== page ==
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Parents beware: Fake YouTube cartoons may scare kids

Posted March 30

Given one mom's recent experience, parents may need to be watchful of content that, at first glance, they might think is safe: fake, inappropriate knockoffs of popular cartoon characters. (Deseret Photo)

It’s something countless parents do every day to keep their children occupied while they work or get dinner put on the table: Give the child a tablet and let her watch familiar, parent-approved cartoons.

But as one mother documented on the website The Outline, parents also may need to be cautious about videos that, at first glance, they might think are safe, but are knockoffs of popular cartoon characters that can frighten their children.

The mother, Laura June, wrote about her experience after having a startling run-in with a disturbing parody of popular British preschool show “Peppa Pig.” Like many parents, she gave her 3-year-old daughter a tablet and searched for Peppa Pig clips on YouTube’s children’s app. What she heard after a few minutes had her pulling the iPad away from her daughter.

In the video, an infant's cry plays while an off-brand Peppa is tortured by a sadistic dentist, who laughs maniacally as he scrapes at his patient’s rotten, bleeding teeth. June was horrified, especially since she was using YouTube Kids, with its restriction filter activated, a feature that’s supposed to block such content.

“Peppa Pig is a show for preschoolers,” she wrote. “Knockoff Peppa Pig is the stuff of nightmares.”

The BBC, picking up on June’s experience, found hundreds of similar examples of cartoons meant to look like beloved characters doing inappropriate or violent things. On one YouTube channel in particular, the BBC found several examples of partial nudity, sexuality, violence and toilet humor acted out by characters that closely resemble Elsa from Disney’s “Frozen,” Marvel superheroes such as Spider-Man, and other characters popular with preschoolers, like Thomas the Tank Engine and Doc McStuffins.

How inappropriate are the videos? In several, characters break each other’s limbs and the bones are exposed. In another featuring Doc McStuffins, children are turned into zombies with bleeding wounds on their faces and chase their mother around the house.

Sometimes, the inappropriate parts of the videos (which are often in the 50-minute range) are momentary blips, mixed in with other nonsensical scenes, while other times the entire video is one disturbing scene after another. That makes it trickier for parents to spot a bad cartoon, and some experts are upset that YouTube’s child filters aren’t catching the knockoffs.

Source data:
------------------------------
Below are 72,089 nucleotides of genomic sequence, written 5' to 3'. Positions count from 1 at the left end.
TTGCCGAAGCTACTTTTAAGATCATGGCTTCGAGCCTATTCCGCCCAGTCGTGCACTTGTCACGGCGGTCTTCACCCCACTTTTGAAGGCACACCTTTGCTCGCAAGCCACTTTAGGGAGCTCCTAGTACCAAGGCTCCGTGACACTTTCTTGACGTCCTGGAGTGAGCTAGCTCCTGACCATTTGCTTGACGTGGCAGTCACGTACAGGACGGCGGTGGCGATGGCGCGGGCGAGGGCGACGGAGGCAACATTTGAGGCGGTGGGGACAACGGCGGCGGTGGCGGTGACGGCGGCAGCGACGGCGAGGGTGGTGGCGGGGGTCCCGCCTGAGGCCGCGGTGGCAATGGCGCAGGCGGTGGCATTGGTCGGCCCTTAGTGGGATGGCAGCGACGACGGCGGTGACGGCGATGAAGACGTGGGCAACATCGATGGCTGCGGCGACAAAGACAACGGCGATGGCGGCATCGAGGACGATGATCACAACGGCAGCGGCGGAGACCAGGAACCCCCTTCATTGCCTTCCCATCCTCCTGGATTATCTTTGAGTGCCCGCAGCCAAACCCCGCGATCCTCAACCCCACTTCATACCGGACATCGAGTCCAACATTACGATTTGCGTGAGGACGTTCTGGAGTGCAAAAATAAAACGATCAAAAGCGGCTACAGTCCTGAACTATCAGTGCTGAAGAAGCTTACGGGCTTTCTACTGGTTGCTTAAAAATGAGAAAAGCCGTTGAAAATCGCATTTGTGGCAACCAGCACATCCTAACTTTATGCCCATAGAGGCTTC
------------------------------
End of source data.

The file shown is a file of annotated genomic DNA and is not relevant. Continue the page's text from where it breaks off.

“It's perfectly legitimate for a parent to believe that something called Peppa Pig is going to be Peppa Pig," London School of Economics online safety expert Sonia Livingstone told the BBC. "And I think many of them have come to trust YouTube … as a way of entertaining your child for 10 minutes while the parent makes a phone call. I think if it wants to be a trusted brand then parents should know that protection is in place."

In a statement to the BBC, YouTube acknowledged no filter is 100 percent accurate and urged parents to flag any material they found offensive. Since the BBC wrote its report, some of the channels have been removed from the site.

June recognizes that it’s not up to just YouTube to filter out any and all inappropriate content for her children, but she’s hoping that in the future, parents will learn from her experience and YouTube will remove the fake shows from the “related content” section of its children’s app.

“The (real) shows are produced in some kind of factory where child psychology has been deeply examined and kids’ consumer needs tested at industrial levels,” June wrote. “But when you strip away that safety, down in the muck and mystery of YouTube’s open platform, these brands become something much more sinister. A crass play for money where ‘related’ content is the lazy work of some unknown animator with enough knowledge of SEO gaming and Microsoft Paint to be dangerous, or at least extremely annoying.”

Email: chjohnson@deseretnews.com

Twitter: ChandraMJohnson

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